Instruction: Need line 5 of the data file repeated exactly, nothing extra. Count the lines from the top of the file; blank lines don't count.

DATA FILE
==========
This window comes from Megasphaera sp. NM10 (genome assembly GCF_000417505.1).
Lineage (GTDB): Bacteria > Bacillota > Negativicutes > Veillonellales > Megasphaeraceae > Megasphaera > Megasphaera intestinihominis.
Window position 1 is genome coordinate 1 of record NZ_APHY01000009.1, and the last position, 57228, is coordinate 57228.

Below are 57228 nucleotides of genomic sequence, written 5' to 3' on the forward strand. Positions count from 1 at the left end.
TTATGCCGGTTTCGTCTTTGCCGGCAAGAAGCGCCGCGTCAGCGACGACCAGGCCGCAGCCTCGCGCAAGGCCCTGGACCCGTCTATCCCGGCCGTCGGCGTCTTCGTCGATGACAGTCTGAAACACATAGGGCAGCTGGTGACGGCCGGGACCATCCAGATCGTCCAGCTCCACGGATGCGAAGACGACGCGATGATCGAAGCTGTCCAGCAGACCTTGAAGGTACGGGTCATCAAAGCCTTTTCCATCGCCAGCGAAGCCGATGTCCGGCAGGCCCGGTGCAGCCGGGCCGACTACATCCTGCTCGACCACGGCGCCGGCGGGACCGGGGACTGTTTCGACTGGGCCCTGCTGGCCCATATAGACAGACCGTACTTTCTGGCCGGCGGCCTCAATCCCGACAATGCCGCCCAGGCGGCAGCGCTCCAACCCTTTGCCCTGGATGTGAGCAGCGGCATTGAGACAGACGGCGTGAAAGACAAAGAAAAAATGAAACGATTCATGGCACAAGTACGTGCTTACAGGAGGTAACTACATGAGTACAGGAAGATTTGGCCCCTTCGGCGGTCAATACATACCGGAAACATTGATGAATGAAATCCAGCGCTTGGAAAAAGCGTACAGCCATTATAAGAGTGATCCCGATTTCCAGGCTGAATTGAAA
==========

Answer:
TTATGCCGGTTTCGTCTTTGCCGGCAAGAAGCGCCGCGTCAGCGACGACCAGGCCGCAGCCTCGCGCAAGGCCCTGGACCCGTCTATCCCGGCCGTCGGCGTCTTCGTCGATGACAGTCTGAAACACATAGGGCAGCTGGTGACGGCCGGGACCATCCAGATCGTCCAGCTCCACGGATGCGAAGACGACGCGATGATCGAAGCTGTCCAGCAGACCTTGAAGGTACGGGTCATCAAAGCCTTTTCCATCGCCAGCGAAGCCGATGTCCGGCAGGCCCGGTGCAGCCGGGCCGACTACATCCTGCTCGACCACGGCGCCGGCGGGACCGGGGACTGTTTCGACTGGGCCCTGCTGGCCCATATAGACAGACCGTACTTTCTGGCCGGCGGCCTCAATCCCGACAATGCCGCCCAGGCGGCAGCGCTCCAACCCTTTGCCCTGGATGTGAGCAGCGGCATTGAGACAGACGGCGTGAAAGACAAAGAAAAAATGAAACGATTCATGGCACAAGTACGTGCTTACAGGAGGTAACTACATGAGTACAGGAAGATTTGGCCCCTTCGGCGGTCAATACATACCGGAAACATTGATGAATGAAATCCAGCGCTTGGAAAAAGCGTACAGCCATTATAAGAGTGATCCCGATTTCCAGGCTGAATTGAAA